The University of Georgia Costa Rica 2014-2015 Sustainability Report UGA Costa Rica 2014 - 2015 Sustainability Report - Page 16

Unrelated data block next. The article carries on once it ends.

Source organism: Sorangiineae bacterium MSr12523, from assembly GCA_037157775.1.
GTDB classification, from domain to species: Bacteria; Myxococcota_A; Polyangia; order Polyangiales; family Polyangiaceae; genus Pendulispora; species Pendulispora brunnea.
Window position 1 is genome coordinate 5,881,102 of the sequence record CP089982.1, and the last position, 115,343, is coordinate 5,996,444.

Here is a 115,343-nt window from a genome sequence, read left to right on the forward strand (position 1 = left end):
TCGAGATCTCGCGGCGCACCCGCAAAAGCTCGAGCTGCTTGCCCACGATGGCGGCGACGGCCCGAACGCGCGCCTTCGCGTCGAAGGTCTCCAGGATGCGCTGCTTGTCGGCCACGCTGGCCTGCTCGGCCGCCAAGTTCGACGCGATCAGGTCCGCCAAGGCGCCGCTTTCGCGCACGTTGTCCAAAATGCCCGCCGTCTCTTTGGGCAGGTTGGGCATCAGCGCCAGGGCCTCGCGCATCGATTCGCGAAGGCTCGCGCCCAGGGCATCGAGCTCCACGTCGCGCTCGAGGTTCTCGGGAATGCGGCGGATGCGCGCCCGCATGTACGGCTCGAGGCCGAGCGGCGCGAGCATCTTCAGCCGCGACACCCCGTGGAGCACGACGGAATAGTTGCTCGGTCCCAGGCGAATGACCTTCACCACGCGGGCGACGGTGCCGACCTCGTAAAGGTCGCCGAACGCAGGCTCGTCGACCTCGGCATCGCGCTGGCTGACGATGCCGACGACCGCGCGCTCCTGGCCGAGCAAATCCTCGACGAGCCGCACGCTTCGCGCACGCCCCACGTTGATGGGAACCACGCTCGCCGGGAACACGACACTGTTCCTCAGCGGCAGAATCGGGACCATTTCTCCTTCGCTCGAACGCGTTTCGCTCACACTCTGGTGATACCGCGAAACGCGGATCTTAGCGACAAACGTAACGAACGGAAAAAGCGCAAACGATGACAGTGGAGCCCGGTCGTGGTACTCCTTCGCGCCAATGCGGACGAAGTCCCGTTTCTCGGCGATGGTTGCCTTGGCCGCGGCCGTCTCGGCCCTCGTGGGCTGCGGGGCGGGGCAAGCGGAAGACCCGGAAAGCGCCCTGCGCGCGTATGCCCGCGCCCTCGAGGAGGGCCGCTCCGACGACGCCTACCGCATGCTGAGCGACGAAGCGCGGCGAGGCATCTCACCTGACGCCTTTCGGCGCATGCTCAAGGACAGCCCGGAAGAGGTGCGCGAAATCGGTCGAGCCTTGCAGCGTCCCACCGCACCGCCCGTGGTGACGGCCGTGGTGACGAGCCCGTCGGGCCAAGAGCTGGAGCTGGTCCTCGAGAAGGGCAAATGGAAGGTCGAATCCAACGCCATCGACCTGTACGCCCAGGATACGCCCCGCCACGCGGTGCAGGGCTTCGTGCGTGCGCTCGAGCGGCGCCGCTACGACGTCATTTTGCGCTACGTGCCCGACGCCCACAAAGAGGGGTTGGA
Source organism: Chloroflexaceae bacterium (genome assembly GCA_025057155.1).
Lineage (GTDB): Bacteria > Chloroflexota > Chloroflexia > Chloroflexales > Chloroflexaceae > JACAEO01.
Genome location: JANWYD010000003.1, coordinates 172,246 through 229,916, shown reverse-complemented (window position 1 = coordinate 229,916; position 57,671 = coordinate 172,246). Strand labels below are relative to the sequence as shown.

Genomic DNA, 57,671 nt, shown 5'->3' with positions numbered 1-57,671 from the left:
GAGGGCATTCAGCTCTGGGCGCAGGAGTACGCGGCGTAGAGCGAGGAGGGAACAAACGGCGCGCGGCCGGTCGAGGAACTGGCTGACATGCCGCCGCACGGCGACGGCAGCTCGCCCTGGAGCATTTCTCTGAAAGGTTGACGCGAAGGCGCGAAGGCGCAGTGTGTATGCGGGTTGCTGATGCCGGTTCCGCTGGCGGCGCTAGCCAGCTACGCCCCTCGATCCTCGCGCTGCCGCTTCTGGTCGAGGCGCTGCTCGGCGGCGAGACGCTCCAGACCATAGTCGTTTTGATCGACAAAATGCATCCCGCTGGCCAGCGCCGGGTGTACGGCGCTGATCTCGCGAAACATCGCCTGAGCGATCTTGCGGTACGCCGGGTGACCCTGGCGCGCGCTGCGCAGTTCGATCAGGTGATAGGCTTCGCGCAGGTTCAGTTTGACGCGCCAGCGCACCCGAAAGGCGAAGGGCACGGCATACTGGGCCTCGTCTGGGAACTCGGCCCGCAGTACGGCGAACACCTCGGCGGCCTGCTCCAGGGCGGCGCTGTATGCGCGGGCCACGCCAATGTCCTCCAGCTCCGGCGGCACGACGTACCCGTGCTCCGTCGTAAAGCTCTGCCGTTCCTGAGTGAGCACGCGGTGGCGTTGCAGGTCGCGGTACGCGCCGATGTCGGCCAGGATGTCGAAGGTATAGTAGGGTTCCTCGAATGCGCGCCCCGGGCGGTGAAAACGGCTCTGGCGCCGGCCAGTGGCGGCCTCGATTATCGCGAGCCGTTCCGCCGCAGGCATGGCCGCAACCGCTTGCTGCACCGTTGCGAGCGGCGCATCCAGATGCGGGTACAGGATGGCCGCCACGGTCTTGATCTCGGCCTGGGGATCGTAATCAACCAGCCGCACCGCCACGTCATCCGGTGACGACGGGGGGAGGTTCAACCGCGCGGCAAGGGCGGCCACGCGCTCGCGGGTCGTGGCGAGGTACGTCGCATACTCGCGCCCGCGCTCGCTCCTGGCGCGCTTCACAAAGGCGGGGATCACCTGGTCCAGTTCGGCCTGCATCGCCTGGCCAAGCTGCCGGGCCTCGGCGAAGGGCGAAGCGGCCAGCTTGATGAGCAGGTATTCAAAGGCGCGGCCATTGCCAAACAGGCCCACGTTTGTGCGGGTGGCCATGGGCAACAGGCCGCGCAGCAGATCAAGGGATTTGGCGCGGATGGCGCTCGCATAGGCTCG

90% 90 percent of Costa Rica’s electrical power supplying the national grid is generated from renewable sources. GOAL: Switch all high-use outdoor bulbs by 2015 to reduce energy consumption. With the exception of a few common areas, outdoor lighting fixtures are sparingly used. Campus facilities largely depend on natural lighting to illuminate buildings. When artificial lighting is necessary, the bulbs used have traditionally been either incandescent or compact fluorescent bulbs (CFL). When the 2010 Sustainability Report was released, 70% of the bulbs on 16 campus were incandescent, the least energy efficient bulb on the market. As part of the 2015 Vision, UGA Costa Rica aimed to switch all high-use bulbs to LED bulbs to reduce energy consumption, representing just one part of the overall effort to reduce energy consumption on campus. Now that LED bulbs are less costly, UGA Costa Rica has accomplished this goal, purchasing LED bulbs for every high-use indoor and outdoor lights on campus. As an older bulb burns out, is it replaced with a new LED one. There are important environmental and economic benefits of using LED bulbs over CFL and incandescent bulbs. The primary benefits lie in the increased energy efficiency, which reduces carbon dioxide emissions due to less electricity consumed. Another important benefit is the increased lifespan, which reduced the amount of waste. By using LED Containing no mercury and lasting up to 50,000 hours, LED light bulbs are better for the environment than other bulb types. Type of Bulb Watts Consumed per Lumen of Light Generated Average Life Span (hours) Contain Mercury LED 6–8 50,000 No CFL 13 – 15 8,000 Yes Incandescent 60 1,200 No University of Georgia Costa Rica